Scotland v Cumberland d






5 4


!% 3

30 % 20 10



30 - 34



SO -54

Age Groups Fig. 1. Age distribution for men in Curnbernauld, Scotland.


Age distribution



Scotland v Cumbernauld $!




SO - 54

Age Groups Fig. 2. Age distribution for women in Curnbernauld, Scotland.






not be X-rayed because (a) they were pregnant, (b) they were menopausal or (c) because of the “ten-day rule” and they did not attend when recalled. A few films were spoilt or the numbers were duplicated. In addition, 663 volunteers were interviewed (Table I). The first 2,000 subjects are now complete as at 31st May 1977 and the results of this sample are discussed. Results-in 2,000 Subjects

(I) Radiological Abnormalities As would be expected, the majority of radiological abnormalities were of a skeletal nature (Table 11). The term osteoarthritis covers minor changes as well as gross findings. The study is designed to allow computer analyses of radiological abnormalities and symptomatology such as backache. One of the subjects with a secondary deposit was known to have a bowel carcinoma and was already undergoing X-ray therapy. The second was referred for investigation. (11) Surgical or Potential Surgical Abnormalities (Non-urological) Gall-stones were of immediate interest and to date 12 positive gall-stone cases have been identified (Table 111). One man was diagnosed as having an aortic aneurysm and, on referral to a vascular surgeon, underwent surgery. (III) Biochemical Abnormalities Apart from the abnormal values obtained (Table IV), the biochemists now have a random population sample which can be classified in age and sex groups to give normal ranges. Of interest was % 76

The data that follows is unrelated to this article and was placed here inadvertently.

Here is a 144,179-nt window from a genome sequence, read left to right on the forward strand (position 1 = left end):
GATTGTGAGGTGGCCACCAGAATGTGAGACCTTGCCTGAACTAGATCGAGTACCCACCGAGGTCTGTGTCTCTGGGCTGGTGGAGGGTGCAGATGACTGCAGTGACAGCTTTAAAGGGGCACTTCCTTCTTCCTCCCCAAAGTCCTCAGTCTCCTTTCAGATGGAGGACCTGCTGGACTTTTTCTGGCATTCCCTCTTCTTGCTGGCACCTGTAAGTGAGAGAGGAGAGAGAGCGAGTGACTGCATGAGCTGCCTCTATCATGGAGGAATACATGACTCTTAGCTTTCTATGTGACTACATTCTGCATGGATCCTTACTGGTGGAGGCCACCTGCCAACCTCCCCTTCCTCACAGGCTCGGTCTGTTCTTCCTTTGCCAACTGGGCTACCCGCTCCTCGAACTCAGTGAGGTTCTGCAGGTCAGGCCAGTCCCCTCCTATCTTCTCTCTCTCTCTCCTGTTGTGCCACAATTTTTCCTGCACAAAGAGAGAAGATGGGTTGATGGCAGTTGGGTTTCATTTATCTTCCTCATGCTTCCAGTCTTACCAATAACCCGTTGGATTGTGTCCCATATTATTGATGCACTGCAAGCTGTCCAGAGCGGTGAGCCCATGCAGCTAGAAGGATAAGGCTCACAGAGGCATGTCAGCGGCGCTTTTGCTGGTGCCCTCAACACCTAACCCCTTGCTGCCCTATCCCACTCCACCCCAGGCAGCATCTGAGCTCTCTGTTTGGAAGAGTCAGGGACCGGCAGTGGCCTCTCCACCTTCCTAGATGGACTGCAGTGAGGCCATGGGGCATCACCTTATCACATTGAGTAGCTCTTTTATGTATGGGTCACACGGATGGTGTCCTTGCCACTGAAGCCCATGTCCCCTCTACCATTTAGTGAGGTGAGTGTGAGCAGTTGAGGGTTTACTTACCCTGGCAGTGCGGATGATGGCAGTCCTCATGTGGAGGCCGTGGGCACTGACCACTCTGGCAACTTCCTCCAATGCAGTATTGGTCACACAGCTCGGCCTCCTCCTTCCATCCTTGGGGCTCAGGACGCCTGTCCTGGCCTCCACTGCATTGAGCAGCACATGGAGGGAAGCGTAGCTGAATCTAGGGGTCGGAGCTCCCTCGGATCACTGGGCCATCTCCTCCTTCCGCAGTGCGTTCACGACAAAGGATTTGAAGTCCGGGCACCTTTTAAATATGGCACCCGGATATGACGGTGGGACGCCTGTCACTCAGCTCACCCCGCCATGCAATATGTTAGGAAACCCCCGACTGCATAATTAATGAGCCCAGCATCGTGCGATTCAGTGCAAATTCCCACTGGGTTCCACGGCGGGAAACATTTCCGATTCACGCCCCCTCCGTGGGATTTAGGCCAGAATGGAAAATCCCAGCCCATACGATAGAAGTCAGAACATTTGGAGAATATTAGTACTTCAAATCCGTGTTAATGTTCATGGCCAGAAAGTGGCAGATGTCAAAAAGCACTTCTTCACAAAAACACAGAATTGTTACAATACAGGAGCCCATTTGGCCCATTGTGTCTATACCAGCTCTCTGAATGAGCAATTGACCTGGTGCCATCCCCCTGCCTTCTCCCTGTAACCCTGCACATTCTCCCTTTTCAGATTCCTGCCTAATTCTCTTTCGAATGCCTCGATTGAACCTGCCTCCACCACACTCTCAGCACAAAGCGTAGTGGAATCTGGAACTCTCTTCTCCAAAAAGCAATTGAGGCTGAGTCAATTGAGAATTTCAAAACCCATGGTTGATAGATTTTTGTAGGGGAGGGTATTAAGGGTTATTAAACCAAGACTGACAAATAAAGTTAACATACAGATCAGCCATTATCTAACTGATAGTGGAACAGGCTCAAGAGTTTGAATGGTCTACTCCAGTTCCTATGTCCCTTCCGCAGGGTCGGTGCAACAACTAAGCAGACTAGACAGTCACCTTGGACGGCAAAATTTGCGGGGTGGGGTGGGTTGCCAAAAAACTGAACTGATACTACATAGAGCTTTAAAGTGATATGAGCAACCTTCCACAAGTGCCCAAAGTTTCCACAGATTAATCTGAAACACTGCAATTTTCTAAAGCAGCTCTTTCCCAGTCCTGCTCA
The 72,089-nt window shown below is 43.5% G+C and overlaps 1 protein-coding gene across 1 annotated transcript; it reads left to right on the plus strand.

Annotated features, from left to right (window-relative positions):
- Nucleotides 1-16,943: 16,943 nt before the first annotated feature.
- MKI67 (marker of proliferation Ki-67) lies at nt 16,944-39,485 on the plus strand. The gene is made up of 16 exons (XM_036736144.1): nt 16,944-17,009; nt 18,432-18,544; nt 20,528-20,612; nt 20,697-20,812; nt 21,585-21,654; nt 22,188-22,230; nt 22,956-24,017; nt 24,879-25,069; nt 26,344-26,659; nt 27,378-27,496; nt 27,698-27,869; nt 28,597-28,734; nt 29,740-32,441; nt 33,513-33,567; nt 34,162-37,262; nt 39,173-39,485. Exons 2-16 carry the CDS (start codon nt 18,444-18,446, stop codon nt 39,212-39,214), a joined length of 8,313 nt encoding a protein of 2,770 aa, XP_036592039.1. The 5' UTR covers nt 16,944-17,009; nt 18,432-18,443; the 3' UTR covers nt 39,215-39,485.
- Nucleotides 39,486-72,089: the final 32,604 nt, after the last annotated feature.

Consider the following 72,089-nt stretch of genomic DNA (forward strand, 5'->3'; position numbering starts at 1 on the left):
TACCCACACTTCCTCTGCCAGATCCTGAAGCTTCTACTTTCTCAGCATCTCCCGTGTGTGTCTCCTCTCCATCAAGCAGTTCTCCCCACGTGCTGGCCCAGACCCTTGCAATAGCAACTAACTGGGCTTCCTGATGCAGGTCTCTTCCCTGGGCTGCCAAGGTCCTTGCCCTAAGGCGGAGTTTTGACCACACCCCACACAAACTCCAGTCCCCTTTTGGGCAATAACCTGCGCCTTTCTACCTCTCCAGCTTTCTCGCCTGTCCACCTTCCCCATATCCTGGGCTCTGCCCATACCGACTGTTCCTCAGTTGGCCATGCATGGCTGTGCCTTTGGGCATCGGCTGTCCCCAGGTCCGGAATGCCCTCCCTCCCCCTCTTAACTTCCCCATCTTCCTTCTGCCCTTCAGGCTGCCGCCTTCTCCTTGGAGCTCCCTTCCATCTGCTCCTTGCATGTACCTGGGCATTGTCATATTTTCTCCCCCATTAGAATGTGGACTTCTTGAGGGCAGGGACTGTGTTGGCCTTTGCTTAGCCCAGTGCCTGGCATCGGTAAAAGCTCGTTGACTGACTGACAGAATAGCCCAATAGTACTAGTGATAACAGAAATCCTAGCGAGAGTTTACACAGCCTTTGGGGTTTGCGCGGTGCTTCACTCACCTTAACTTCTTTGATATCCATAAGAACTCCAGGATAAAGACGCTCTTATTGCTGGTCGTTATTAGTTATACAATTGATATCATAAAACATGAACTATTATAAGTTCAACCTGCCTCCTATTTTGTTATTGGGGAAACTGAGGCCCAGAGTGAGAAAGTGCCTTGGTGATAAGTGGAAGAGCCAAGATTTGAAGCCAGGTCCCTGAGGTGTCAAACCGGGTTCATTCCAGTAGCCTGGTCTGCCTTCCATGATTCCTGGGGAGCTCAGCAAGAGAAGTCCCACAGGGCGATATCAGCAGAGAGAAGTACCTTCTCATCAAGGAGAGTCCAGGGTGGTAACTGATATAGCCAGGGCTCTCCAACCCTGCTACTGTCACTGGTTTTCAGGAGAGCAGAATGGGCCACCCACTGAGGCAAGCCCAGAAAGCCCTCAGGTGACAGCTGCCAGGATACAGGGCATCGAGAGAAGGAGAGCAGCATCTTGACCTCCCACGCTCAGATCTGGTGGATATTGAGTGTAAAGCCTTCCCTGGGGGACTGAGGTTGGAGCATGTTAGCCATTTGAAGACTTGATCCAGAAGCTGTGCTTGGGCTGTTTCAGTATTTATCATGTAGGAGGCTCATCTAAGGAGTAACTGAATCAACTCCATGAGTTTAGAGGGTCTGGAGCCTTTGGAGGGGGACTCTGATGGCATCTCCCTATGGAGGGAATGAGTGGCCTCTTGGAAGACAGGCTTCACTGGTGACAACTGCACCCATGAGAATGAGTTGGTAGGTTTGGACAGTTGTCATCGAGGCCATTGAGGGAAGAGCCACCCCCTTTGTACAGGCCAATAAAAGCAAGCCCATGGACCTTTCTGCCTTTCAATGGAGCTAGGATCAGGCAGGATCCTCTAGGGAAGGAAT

14.0 12.0





% 4 .0



20 - 24

30 -35

40 - 4 4

50 -54

Age groups Fig. 3. Random sample ages in first 1,000.

60 - 64



the numbers with high urea and creatinine values-on rechecking most of these high values have not been substantiated. The blood urate values are also of interest as they have, on follow-up, revealed many persons with gout-like symptoms.

(Zv) Bacteriological Abnormalities As would be expected the rate of positive significant infection is higher in women (8.50%) than in men (1-25 %)(Table V). This particular aspect of the study is dependent on good urine sampling. Those subjects with significant cultures have been followed up by checking mid-stream specimens of urine. (y) Urinary Tract A bnormalities-Stone Prevalence